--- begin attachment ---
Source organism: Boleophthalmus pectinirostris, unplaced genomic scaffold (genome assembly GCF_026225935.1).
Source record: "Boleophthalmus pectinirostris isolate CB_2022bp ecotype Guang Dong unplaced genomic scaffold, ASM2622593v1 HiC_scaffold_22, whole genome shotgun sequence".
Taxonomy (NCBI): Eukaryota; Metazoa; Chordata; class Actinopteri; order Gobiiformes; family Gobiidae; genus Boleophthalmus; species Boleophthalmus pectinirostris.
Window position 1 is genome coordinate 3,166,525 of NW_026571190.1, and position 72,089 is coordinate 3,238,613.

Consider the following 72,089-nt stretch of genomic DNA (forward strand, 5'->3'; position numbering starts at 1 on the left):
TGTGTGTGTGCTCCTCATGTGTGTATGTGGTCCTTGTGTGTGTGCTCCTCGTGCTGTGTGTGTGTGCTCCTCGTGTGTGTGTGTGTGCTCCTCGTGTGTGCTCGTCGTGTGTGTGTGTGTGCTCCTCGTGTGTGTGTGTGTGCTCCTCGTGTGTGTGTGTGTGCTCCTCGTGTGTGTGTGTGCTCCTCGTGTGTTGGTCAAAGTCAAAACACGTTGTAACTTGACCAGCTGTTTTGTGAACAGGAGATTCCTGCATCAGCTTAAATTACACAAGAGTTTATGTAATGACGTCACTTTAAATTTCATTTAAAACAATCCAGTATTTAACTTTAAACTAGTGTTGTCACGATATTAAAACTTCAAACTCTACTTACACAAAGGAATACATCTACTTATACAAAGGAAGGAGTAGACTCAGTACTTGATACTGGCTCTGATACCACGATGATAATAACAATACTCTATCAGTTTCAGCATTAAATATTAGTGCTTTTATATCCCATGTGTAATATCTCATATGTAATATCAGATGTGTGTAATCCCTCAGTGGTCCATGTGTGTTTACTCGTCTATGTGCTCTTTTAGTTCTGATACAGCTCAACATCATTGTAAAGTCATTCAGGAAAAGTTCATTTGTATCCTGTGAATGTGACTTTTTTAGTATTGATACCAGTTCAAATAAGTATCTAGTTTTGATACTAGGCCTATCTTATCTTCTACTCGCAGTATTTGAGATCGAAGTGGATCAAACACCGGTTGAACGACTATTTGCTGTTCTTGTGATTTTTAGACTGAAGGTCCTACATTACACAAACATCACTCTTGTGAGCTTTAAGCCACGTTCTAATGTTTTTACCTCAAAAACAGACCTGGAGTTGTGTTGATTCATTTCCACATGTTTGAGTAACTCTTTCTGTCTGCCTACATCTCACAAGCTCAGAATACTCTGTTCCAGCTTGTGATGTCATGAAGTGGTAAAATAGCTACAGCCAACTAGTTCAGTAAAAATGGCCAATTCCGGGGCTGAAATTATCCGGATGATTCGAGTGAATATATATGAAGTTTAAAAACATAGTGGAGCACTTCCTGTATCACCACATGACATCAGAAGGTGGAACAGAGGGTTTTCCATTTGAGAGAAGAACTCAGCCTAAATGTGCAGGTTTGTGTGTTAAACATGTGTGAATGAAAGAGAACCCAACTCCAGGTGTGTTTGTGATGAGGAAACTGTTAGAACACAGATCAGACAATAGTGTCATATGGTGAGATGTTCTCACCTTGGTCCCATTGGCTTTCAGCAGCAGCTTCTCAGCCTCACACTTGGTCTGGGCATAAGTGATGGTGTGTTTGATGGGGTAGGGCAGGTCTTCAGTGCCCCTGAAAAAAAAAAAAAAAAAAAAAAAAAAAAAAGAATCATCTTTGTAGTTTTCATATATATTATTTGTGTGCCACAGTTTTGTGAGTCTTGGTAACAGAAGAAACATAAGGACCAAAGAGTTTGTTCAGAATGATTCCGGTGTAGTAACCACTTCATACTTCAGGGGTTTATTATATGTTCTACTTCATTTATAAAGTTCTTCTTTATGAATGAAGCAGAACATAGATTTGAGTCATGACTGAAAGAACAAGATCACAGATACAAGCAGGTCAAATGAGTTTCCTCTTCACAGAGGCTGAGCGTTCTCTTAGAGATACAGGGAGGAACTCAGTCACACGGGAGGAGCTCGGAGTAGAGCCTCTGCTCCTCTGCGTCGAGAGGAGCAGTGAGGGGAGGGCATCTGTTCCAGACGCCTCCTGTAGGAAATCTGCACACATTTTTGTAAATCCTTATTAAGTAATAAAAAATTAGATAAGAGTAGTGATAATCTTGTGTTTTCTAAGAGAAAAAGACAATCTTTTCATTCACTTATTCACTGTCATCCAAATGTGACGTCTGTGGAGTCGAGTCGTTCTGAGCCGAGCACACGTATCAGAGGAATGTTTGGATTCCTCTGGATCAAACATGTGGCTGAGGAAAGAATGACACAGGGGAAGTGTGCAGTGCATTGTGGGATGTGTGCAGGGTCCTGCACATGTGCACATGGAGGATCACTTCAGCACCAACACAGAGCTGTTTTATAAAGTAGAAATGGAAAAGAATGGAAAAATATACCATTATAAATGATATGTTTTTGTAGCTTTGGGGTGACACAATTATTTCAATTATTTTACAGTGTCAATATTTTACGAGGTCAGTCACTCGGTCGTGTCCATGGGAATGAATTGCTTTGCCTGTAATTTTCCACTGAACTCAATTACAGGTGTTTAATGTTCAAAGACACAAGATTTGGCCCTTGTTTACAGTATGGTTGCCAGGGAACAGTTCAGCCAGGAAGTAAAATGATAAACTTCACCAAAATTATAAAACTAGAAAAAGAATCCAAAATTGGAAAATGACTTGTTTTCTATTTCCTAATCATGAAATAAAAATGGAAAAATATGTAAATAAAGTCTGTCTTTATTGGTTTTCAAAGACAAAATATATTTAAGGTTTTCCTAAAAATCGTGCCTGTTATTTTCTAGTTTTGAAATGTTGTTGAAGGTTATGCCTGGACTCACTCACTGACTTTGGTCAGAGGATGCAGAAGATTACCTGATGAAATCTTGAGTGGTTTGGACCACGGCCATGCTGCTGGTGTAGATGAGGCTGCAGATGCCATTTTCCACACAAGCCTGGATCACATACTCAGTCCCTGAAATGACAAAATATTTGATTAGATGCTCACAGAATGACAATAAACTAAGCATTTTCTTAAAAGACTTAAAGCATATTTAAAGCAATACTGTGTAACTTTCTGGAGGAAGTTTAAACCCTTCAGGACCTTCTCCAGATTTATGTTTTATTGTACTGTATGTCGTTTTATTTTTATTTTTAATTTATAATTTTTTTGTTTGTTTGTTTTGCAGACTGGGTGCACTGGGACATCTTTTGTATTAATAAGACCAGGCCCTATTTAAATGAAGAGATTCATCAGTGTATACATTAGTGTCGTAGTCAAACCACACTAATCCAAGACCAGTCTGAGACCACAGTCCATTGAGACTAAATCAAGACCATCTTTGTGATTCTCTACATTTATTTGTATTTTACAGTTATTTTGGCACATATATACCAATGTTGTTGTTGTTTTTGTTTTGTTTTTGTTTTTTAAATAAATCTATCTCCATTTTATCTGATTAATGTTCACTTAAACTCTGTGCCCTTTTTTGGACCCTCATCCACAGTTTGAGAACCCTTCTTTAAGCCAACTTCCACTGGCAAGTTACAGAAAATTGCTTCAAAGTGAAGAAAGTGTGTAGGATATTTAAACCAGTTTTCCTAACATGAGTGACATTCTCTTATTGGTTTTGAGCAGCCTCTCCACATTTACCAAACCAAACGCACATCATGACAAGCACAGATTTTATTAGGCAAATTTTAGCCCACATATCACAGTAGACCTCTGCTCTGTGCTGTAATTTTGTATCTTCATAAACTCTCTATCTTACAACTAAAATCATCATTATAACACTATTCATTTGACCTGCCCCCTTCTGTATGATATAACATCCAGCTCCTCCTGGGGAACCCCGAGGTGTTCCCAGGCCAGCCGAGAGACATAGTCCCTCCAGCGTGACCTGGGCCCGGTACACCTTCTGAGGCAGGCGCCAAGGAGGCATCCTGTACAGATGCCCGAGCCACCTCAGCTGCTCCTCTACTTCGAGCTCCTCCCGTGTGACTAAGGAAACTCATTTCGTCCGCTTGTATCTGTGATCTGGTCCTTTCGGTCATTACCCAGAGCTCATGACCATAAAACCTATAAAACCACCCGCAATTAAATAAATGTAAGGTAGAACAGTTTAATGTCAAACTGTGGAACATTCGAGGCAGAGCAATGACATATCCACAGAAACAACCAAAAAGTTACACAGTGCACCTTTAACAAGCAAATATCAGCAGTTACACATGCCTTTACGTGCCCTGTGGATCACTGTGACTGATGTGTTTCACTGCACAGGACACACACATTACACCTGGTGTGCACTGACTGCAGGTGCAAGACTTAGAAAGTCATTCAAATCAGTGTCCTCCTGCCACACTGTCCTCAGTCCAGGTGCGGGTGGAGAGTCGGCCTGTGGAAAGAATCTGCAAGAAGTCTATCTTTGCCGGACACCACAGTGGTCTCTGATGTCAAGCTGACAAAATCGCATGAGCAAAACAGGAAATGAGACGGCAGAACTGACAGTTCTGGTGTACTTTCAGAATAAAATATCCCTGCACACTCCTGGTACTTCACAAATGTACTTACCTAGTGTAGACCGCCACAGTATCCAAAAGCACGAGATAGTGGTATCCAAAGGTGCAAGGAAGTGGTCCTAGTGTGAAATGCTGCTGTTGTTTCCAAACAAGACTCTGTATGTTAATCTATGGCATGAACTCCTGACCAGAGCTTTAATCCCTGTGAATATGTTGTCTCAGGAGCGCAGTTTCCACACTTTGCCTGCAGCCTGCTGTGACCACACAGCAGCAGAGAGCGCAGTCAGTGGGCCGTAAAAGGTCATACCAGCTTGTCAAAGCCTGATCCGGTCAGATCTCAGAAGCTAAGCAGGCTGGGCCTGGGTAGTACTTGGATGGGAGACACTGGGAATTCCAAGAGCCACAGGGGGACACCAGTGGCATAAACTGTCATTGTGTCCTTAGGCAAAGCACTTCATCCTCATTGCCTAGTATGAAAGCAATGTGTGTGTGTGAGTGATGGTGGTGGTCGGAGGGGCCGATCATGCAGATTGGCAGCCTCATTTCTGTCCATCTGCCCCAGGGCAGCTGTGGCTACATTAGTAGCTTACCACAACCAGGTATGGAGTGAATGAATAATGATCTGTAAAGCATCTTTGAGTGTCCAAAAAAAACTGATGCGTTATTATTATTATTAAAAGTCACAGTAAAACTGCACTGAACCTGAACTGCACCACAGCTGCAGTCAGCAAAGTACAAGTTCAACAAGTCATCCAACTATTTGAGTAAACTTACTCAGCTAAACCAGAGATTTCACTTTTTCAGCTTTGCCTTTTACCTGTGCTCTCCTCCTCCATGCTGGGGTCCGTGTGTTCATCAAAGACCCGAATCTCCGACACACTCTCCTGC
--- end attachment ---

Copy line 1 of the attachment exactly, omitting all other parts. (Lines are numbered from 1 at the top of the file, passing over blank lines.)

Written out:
Source organism: Boleophthalmus pectinirostris, unplaced genomic scaffold (genome assembly GCF_026225935.1).